The discussions in an Interactivity Foundation project are intended to foster collaborative discoveries. We want people to be able to work together to think anew about what could be the case. We’d like to enable the kind of innovation that can happen when people help each other to uncover alternative perspectives and to map out alternative possibilities for our society. For this to happen, it’s essential to set the right tone for the discussions. I’d like to offer some guidance about the kind of attitude that should permeate our work together in these project discussions–an attitude of saying “yes–and,” an attitude of creative agreement that works to foster discovery and innovation.
The attitude of “yes–and” is one way to embody generosity of spirit, a core aspect of our approach to discussions. Let me share a snippet from Stephen Colbert, who offered this as general advice to the 2006 graduates of Knox College, since it is particularly good advice when it comes to thinking about how you should approach our discussions:
So, say “yes.” In fact, say “yes” as often as you can. When I was starting out in Chicago, doing improvisational theatre with Second City and other places, there was really only one rule I was taught about improv. That was, “yes-and.” In this case, “yes-and” is a verb. To “yes-and.” I yes-and, you yes-and, he, she or it yes-ands. And yes-anding means that when you go onstage to improvise a scene with no script, you have no idea what’s going to happen, maybe with someone you’ve never met before. To build a scene, you have to accept. To build anything onstage, you have to accept what the other improviser initiates on stage. They say you’re doctors—you’re doctors. And then, you add to that: We’re doctors and we’re trapped in an ice cave. That’s the “-and.” And then hopefully they “yes-and” you back. You have to keep your eyes open when you do this. You have to be aware of what the other performer is offering you, so that you can agree and add to it. And through these agreements, you can improvise a scene or a one-act play. And because, by following each other’s lead, neither of you are really in control. It’s more of a mutual discovery than a solo adventure. What happens in a scene is often as much a surprise to you as it is to the audience.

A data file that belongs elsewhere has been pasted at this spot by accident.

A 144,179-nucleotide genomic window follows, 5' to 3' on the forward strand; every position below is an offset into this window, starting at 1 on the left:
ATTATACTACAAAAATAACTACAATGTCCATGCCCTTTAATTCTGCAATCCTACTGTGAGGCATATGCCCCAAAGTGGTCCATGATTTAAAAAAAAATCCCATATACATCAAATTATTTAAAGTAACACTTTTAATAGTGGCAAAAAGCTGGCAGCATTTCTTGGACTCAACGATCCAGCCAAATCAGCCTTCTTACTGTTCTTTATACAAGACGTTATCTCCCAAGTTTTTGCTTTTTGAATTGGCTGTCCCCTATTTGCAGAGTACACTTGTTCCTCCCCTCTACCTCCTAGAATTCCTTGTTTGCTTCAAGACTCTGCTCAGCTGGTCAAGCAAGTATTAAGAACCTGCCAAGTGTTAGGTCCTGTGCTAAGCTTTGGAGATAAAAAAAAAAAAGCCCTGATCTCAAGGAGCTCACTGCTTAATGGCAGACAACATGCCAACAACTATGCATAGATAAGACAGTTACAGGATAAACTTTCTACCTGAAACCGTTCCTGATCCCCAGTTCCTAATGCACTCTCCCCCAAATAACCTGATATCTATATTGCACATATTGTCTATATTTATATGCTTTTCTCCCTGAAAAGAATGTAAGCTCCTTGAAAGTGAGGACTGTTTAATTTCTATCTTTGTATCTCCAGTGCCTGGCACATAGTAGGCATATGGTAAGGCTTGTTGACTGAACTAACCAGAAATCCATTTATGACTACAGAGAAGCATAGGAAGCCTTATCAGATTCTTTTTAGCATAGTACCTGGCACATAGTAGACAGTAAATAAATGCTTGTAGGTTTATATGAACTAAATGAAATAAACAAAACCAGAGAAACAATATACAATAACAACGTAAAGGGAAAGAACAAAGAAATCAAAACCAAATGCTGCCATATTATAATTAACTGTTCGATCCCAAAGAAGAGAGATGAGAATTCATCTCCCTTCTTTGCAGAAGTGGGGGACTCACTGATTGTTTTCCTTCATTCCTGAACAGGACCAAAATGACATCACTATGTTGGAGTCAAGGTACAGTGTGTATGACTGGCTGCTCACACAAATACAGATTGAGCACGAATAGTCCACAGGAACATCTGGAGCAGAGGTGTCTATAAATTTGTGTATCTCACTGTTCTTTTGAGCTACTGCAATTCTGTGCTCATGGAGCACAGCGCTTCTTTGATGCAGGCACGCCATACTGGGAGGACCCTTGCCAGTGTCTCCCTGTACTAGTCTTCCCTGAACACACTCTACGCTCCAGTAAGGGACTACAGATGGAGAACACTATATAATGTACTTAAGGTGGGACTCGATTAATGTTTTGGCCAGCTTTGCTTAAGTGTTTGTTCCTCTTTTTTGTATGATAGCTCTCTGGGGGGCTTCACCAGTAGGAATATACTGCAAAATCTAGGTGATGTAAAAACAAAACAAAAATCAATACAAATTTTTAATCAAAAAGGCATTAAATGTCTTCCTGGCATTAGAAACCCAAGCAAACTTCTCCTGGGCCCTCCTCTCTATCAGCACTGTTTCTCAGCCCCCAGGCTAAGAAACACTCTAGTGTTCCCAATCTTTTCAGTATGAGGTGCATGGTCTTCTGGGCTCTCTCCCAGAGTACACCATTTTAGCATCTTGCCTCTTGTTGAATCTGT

This attitude lies at the heart of our approach to exploratory and collaborative discussions. It’ll shape what we do together in our project discussions. When we engage in this kind of generative discussion, we don’t really have a script. Sure, there is a general structure and an overall arc of development, but we don’t know exactly how things are going to develop or what insights will emerge along the way. We’ll likely end up at places that are a surprise to us. Places we’d never likely have found on our own. We won’t know in advance whether some lines of discussion may lead us astray or whether, by such meandering, we’ll actually come upon important discoveries, discoveries we might never have found without such a detour. Of course there will also be time for critical reflection and evaluation, but generating new possibilities first takes an openness to what may be novel or unexpected. Adopting an attitude of saying “yes-and” will do much to boost the creative potential of our discussions.
If you’re interested in this topic, you might want to take a look at Malcolm Gladwell’s Blink, where he gives a quick illustration of the importance of the attitude of “yes-and.” It is from a part of the book on “the Structure of Spontaneity” (pp. 111-117) that is particularly apt for what we’re doing (actually, the whole book sheds a lot of light on the kind of social cognition and thinking that is vital to productive discussions). The section on the Structure of Spontaneity is quite applicable to what we’ll be doing together. It might help you in thinking about your approach to our discussions.